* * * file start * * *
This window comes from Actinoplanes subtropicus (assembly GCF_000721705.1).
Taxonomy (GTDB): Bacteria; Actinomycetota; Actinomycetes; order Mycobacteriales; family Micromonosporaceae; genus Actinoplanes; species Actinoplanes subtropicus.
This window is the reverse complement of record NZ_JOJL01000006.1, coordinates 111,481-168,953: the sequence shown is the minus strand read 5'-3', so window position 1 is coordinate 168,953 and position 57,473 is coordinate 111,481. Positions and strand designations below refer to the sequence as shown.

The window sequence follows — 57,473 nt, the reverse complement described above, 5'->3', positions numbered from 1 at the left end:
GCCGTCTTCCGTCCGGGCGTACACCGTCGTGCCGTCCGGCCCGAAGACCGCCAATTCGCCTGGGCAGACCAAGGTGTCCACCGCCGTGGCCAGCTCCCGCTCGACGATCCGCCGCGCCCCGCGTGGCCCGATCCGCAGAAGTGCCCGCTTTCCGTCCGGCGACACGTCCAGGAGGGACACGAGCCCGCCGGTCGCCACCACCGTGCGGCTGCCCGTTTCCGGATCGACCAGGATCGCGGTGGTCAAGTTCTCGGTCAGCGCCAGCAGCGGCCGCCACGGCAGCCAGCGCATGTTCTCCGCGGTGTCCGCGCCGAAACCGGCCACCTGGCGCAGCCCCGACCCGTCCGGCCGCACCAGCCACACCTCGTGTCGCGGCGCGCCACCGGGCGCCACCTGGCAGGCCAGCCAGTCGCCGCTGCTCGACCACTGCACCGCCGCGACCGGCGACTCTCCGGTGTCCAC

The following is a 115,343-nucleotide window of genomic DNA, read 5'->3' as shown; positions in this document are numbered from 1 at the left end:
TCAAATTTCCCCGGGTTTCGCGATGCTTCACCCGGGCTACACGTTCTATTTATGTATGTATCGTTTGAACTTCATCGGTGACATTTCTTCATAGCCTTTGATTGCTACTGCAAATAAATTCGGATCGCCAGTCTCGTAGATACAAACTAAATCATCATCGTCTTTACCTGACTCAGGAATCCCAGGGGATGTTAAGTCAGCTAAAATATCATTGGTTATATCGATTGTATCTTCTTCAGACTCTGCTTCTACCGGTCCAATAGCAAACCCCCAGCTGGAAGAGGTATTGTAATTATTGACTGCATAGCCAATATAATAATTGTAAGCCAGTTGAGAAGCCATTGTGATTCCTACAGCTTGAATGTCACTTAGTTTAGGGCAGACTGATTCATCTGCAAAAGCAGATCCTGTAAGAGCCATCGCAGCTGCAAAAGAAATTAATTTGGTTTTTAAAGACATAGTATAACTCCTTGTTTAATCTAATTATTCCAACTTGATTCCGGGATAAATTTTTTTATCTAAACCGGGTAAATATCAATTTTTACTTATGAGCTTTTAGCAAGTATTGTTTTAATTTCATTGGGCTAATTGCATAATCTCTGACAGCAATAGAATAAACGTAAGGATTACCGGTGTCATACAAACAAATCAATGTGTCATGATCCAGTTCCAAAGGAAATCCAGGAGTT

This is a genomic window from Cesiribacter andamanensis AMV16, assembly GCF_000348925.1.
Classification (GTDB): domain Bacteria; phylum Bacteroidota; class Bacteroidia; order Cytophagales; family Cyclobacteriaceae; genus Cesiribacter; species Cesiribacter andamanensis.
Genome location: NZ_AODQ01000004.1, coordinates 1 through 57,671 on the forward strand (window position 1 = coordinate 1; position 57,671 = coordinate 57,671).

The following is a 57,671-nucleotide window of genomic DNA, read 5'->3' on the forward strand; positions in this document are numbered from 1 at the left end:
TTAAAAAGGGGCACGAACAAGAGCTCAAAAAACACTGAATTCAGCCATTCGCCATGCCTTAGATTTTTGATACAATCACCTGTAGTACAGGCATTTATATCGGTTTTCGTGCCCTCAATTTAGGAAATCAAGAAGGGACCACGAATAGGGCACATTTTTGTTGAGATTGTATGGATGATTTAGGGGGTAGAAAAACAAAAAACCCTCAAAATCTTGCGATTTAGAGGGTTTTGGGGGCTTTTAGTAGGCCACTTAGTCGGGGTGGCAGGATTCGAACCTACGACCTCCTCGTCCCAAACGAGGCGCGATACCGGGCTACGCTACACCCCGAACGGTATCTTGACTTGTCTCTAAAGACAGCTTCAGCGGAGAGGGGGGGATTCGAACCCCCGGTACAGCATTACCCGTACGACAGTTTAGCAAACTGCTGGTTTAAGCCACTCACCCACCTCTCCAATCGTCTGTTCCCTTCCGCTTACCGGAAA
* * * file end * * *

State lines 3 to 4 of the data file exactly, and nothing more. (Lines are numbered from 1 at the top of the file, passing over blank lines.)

This window is the reverse complement of record NZ_JOJL01000006.1, coordinates 111,481-168,953: the sequence shown is the minus strand read 5'-3', so window position 1 is coordinate 168,953 and position 57,473 is coordinate 111,481. Positions and strand designations below refer to the sequence as shown.

The window sequence follows — 57,473 nt, the reverse complement described above, 5'->3', positions numbered from 1 at the left end: